The promise of seeing the world’s best women at Pipe was an exhilarating prospect. Who didn’t want to watch Carissa Moore or Tyler Wright standing tall through a hissing Pipe cavern?   

Outside of a contest, overcoming the crowd at Pipe is a serious challenge. We heard a zoomed-in Keala Kennelly explain that she earned her Pipe stripes after years of being burned by the guys in the testosterone-fuelled lineup. Yet this rescheduled contest was a chance to ride the most famous hollow wave in the world minus the crowds. The women desperately wanted their moment on the Pipe stage.

When Sage Erikson and Tatiana Weston-Webb hit the lineup Pipe was shifty and wind-ruffled with four to eight-foot peaks – in some ways, it’s more dangerous at that size (as Italo Ferreira found out) as it focuses the energy on the ultra-shallow inside of the reef.

After the heavily touted Tatiana slashed past Sage, Tyler Wright put her stamp on the first semi, sliding purposefully into a Backdoor right and backing it up with a committed grab-rail cutty for a 6.67. Sally Fitzgibbons was valiant in defeat, hucking over the ledge on waves that jacked with frightening speed. The learning curve was always going to be steep. Sal had never surfed Pipe before the location shift was announced. She has always had courage in spades, but the Pipe barrel is a riddle that only gets easier to understand with time in the lineup.       

Carissa Moore’s semi-final, free-fall to stand tall at Backdoor for a 9.6 was a glorious moment in pro surfing. As she emerged from the tube in a hail of spray, Moore truly claimed ownership of the Pipe lineup. The wave was, unsurprisingly, an automatic Instagram sensation. Expect to see it a few thousand times more in the WSL promo clips.


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By the time Tyler and Carissa paddled out for the final they looked considerably more comfortable at Pipe. There was no hesitation as they both free fell into pits early in the heat. Unfortunately, the waves lulled out a little for the final, or we might have witnessed a full-blown tube duel.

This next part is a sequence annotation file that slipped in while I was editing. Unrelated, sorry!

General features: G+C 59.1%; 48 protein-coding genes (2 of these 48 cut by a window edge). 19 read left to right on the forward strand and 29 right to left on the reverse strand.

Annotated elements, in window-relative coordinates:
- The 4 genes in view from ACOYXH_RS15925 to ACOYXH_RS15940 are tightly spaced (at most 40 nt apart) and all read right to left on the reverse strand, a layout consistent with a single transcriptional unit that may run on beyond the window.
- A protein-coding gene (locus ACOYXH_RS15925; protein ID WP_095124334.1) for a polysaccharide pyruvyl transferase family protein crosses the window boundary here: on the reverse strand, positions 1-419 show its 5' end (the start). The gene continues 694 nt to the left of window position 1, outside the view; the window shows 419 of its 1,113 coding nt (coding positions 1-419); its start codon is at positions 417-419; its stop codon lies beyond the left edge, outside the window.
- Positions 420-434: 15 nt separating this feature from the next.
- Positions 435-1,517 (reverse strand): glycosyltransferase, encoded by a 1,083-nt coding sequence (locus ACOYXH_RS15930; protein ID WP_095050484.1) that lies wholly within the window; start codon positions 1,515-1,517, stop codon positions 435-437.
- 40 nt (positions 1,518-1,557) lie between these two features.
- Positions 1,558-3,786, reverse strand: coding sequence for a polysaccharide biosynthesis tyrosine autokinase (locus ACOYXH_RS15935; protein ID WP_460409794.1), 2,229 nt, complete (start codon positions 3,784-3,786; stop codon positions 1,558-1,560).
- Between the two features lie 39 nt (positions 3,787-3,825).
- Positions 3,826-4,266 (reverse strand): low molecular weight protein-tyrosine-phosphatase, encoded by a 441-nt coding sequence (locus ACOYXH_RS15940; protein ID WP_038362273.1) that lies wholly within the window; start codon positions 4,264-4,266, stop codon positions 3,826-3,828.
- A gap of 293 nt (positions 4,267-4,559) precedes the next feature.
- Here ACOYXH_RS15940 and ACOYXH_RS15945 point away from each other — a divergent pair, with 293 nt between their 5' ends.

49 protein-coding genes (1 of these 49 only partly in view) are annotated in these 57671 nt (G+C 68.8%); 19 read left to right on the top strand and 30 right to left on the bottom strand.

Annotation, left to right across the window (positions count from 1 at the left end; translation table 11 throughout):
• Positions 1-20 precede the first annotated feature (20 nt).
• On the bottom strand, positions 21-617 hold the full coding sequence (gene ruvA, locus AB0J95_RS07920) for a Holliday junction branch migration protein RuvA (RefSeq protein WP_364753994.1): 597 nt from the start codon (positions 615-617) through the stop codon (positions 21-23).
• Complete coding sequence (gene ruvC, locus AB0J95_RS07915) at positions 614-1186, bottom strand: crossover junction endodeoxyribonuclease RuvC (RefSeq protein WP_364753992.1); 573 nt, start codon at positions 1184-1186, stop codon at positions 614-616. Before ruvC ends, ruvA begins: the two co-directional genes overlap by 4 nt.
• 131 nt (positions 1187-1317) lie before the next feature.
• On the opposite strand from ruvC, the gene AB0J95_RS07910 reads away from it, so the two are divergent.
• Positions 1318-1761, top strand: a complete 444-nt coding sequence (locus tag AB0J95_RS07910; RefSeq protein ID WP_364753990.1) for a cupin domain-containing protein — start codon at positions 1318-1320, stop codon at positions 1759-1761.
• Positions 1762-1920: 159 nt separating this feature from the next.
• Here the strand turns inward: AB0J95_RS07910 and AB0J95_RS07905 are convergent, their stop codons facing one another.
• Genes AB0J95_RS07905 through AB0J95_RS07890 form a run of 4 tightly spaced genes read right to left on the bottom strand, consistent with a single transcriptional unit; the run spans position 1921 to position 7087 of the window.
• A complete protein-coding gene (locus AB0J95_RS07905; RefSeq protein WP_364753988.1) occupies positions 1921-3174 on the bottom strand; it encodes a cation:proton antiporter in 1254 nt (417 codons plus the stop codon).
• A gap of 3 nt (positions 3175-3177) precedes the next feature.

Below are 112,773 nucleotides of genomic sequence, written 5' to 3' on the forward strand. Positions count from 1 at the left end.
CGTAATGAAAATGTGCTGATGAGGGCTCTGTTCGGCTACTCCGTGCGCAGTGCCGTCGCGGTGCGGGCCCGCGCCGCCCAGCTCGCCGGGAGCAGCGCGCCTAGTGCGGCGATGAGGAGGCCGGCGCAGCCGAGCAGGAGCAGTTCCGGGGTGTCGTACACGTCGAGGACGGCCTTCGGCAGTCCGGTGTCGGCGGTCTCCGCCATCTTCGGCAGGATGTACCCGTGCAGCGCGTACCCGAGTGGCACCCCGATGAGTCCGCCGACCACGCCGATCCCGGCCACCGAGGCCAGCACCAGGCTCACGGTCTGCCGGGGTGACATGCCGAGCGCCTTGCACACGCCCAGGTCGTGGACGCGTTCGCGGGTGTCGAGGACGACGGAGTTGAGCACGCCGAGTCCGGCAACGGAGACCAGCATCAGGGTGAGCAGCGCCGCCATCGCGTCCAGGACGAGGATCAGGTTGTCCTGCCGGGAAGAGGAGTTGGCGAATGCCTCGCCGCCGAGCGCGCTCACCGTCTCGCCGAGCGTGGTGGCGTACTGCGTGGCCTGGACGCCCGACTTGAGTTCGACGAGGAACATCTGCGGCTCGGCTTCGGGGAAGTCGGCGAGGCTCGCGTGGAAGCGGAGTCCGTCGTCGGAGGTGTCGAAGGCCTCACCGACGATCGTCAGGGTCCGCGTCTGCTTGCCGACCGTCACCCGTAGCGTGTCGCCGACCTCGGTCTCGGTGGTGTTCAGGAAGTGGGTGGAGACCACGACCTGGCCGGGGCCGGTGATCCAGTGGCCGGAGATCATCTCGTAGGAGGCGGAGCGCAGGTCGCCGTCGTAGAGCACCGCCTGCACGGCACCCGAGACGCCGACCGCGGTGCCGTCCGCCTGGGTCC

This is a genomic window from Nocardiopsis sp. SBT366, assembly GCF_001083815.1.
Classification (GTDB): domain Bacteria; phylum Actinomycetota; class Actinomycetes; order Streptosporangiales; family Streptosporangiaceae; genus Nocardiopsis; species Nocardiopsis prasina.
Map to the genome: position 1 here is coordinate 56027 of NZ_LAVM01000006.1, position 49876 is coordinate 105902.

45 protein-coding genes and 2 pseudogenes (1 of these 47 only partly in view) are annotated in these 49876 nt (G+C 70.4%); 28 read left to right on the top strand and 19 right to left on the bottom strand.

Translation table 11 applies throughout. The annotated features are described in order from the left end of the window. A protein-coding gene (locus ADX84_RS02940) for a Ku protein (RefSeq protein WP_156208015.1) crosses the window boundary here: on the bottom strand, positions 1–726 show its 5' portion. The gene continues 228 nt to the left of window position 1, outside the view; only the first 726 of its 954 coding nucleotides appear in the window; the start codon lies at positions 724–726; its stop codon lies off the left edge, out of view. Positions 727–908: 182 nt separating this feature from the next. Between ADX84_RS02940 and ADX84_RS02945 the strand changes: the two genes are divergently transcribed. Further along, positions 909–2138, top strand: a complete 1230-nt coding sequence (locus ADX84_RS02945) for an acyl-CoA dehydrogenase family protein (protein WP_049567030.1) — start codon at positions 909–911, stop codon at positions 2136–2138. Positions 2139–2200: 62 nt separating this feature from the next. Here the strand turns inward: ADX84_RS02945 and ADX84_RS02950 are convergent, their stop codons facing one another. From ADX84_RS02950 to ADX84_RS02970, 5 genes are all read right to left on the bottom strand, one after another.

Instead, with twenty to go, both Tyler and Carissa had heat totals below two points. The only real advantage was Carissa’s priority, however Tyler cancelled that out with a smart, tactical switch to turns. The judges rewarded her with a 5.17 for a pair of well-timed snaps on a Backdoor insider. Carissa then made an uncharacteristic error by failing to catch a wave and handing Tyler priority with eleven minutes on the clock. Then, as rain fell heavily and turned screens into a kind of surfing Monet, Tyler made the same mistake with two minutes to go, handing priority back to Carissa. Moore pounced claiming a 5.4. and a fleeting lead with a neat, backside barrel to turn combo. Then, in a frantic finish, Tyler did enough on an open face wall at Backdoor to secure a 3.17 and the win.

Carissa made Pipe her own today, and was unlucky to not get the win. Photo: WSL

Tyler Wright, who some say is in the best form of her life, was officially the Maui Pro Champion but to fans she was also the first Women’s Pipe Masters champion. Whatever it says, it’s the sort of trophy you’d expect to take pride of place alongside her two world titles.

“… We got this opportunity through tragedy. It was devastating what happened in Maui,” stated Tyler before paying homage to the WSL for pulling off the event in the wake of a shark attack and a COVID break-out.   

“I do want to say thankyou to the WSL for showing true leadership through this last couple of weeks.”

It will be interesting to see if the WSL consider taking the women back to Pipe. It’s a decision that will likely be debated amongst the women surfers. The power of Pipe may be preferred to Honolua Bay if the fatal shark attack still haunts the lineup come next year. “The more time we get out there, the more opportunities we get the better... it’s definitely back on the table,” insisted Tyler in relation to questions about surfing at Pipe in the future.

Whether the women return to Pipe or not, it was an exciting episode in Pro Surfing. The surfers who took part will not be forgetting their heats at Pipe in a hurry.

Like the men, the women shift to Sunset for the next event. The fixture is heavily anticipated and many fans can’t wait to see the women wax up their guns and take on the colossal, shifting peaks of Sunset beach. No doubt many of the women will be doing their time in the lineup at Sunset over Christmas. The inside at Sunset boasts a thick, right barrel. Who knows, now that the gate has opened, a few of the women might even sneak down to ‘The Banzai Pipeline for a little barrel training.’